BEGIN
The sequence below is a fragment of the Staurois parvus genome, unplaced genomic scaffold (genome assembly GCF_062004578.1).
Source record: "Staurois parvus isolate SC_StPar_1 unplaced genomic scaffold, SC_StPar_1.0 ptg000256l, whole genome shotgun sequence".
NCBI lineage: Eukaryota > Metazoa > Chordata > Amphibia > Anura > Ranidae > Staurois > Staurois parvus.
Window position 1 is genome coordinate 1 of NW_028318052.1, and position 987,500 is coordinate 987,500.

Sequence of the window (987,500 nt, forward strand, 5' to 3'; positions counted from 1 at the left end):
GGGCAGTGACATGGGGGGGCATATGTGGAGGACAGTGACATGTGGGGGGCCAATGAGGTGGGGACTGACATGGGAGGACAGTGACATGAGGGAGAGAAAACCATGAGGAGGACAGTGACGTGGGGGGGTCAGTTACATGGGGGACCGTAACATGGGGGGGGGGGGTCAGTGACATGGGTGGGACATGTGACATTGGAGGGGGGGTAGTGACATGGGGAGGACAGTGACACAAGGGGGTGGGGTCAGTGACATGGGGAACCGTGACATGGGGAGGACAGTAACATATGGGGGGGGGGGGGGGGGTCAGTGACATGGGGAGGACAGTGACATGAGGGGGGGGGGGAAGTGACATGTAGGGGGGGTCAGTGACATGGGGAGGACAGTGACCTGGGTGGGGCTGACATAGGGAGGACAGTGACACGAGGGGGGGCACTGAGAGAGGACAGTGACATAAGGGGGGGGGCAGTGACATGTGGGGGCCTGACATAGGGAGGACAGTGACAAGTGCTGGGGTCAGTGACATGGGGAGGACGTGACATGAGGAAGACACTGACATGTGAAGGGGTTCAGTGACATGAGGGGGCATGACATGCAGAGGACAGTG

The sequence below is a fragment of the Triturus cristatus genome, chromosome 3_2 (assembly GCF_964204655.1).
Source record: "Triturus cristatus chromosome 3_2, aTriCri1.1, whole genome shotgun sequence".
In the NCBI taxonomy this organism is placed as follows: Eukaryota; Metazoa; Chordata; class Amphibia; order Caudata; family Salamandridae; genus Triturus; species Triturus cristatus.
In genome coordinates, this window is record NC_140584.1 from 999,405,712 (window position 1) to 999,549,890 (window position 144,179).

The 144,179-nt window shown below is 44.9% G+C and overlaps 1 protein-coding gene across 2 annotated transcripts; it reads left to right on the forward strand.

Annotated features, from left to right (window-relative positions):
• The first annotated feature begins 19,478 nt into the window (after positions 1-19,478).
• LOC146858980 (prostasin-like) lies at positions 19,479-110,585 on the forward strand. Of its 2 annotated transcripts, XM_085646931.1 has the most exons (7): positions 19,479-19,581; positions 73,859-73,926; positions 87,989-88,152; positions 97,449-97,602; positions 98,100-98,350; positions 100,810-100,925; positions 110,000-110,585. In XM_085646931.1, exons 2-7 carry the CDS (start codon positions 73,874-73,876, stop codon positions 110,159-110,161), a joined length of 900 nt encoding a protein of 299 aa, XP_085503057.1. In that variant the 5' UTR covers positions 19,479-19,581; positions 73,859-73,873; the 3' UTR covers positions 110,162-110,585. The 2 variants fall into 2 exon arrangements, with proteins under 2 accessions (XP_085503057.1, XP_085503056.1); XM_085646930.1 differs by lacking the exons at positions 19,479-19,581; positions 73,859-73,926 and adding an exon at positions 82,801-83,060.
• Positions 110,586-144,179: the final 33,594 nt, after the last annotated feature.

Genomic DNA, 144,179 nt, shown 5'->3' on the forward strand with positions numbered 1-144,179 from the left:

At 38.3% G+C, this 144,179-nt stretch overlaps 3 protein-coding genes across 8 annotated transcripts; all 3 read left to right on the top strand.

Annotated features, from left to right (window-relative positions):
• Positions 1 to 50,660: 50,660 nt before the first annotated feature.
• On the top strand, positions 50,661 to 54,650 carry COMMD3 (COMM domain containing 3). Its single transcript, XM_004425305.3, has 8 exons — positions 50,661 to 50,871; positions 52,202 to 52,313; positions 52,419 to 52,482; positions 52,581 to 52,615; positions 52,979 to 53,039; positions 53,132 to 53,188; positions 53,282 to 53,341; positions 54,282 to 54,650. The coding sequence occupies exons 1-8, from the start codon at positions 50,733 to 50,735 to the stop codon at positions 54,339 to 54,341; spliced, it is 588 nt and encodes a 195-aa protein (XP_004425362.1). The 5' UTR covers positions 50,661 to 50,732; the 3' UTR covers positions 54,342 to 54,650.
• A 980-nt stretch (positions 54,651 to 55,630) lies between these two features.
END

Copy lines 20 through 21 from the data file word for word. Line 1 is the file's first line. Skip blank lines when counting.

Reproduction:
• On the top strand, positions 50,661 to 54,650 carry COMMD3 (COMM domain containing 3). Its single transcript, XM_004425305.3, has 8 exons — positions 50,661 to 50,871; positions 52,202 to 52,313; positions 52,419 to 52,482; positions 52,581 to 52,615; positions 52,979 to 53,039; positions 53,132 to 53,188; positions 53,282 to 53,341; positions 54,282 to 54,650. The coding sequence occupies exons 1-8, from the start codon at positions 50,733 to 50,735 to the stop codon at positions 54,339 to 54,341; spliced, it is 588 nt and encodes a 195-aa protein (XP_004425362.1). The 5' UTR covers positions 50,661 to 50,732; the 3' UTR covers positions 54,342 to 54,650.
• A 980-nt stretch (positions 54,651 to 55,630) lies between these two features.